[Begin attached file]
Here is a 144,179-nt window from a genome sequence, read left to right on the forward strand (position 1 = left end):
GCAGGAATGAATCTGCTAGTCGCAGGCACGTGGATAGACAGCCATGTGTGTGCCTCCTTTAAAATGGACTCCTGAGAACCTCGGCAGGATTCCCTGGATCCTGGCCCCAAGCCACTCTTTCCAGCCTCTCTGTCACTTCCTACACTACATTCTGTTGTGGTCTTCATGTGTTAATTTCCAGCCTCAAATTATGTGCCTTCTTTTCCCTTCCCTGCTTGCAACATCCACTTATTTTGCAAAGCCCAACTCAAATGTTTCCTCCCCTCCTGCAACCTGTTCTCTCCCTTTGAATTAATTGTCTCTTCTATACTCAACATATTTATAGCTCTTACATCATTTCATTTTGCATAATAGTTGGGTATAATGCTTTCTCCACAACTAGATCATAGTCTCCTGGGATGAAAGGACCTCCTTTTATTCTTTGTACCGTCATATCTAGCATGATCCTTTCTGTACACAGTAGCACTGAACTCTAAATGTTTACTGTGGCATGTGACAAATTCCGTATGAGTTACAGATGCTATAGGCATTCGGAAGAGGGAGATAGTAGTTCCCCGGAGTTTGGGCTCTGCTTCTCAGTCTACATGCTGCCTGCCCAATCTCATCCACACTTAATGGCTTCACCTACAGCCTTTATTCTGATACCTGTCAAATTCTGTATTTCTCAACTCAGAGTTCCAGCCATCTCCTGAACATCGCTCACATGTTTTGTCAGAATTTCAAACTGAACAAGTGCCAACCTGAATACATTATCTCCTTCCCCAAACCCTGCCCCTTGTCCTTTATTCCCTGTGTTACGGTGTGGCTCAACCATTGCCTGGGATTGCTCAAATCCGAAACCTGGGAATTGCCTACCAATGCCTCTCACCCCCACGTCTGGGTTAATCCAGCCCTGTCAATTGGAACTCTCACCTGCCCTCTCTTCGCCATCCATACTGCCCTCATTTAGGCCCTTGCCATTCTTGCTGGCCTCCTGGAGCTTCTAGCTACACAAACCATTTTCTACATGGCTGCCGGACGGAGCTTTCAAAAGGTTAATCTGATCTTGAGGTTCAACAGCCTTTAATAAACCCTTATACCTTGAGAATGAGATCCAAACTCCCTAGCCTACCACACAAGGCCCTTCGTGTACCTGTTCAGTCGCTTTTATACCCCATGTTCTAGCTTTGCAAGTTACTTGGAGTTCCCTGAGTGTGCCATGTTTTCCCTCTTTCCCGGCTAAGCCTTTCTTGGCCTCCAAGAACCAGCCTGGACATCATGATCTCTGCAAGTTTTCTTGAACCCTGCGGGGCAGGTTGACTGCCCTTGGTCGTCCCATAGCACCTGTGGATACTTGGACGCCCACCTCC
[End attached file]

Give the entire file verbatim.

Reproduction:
Here is a 144,179-nt window from a genome sequence, read left to right on the forward strand (position 1 = left end):
GCAGGAATGAATCTGCTAGTCGCAGGCACGTGGATAGACAGCCATGTGTGTGCCTCCTTTAAAATGGACTCCTGAGAACCTCGGCAGGATTCCCTGGATCCTGGCCCCAAGCCACTCTTTCCAGCCTCTCTGTCACTTCCTACACTACATTCTGTTGTGGTCTTCATGTGTTAATTTCCAGCCTCAAATTATGTGCCTTCTTTTCCCTTCCCTGCTTGCAACATCCACTTATTTTGCAAAGCCCAACTCAAATGTTTCCTCCCCTCCTGCAACCTGTTCTCTCCCTTTGAATTAATTGTCTCTTCTATACTCAACATATTTATAGCTCTTACATCATTTCATTTTGCATAATAGTTGGGTATAATGCTTTCTCCACAACTAGATCATAGTCTCCTGGGATGAAAGGACCTCCTTTTATTCTTTGTACCGTCATATCTAGCATGATCCTTTCTGTACACAGTAGCACTGAACTCTAAATGTTTACTGTGGCATGTGACAAATTCCGTATGAGTTACAGATGCTATAGGCATTCGGAAGAGGGAGATAGTAGTTCCCCGGAGTTTGGGCTCTGCTTCTCAGTCTACATGCTGCCTGCCCAATCTCATCCACACTTAATGGCTTCACCTACAGCCTTTATTCTGATACCTGTCAAATTCTGTATTTCTCAACTCAGAGTTCCAGCCATCTCCTGAACATCGCTCACATGTTTTGTCAGAATTTCAAACTGAACAAGTGCCAACCTGAATACATTATCTCCTTCCCCAAACCCTGCCCCTTGTCCTTTATTCCCTGTGTTACGGTGTGGCTCAACCATTGCCTGGGATTGCTCAAATCCGAAACCTGGGAATTGCCTACCAATGCCTCTCACCCCCACGTCTGGGTTAATCCAGCCCTGTCAATTGGAACTCTCACCTGCCCTCTCTTCGCCATCCATACTGCCCTCATTTAGGCCCTTGCCATTCTTGCTGGCCTCCTGGAGCTTCTAGCTACACAAACCATTTTCTACATGGCTGCCGGACGGAGCTTTCAAAAGGTTAATCTGATCTTGAGGTTCAACAGCCTTTAATAAACCCTTATACCTTGAGAATGAGATCCAAACTCCCTAGCCTACCACACAAGGCCCTTCGTGTACCTGTTCAGTCGCTTTTATACCCCATGTTCTAGCTTTGCAAGTTACTTGGAGTTCCCTGAGTGTGCCATGTTTTCCCTCTTTCCCGGCTAAGCCTTTCTTGGCCTCCAAGAACCAGCCTGGACATCATGATCTCTGCAAGTTTTCTTGAACCCTGCGGGGCAGGTTGACTGCCCTTGGTCGTCCCATAGCACCTGTGGATACTTGGACGCCCACCTCC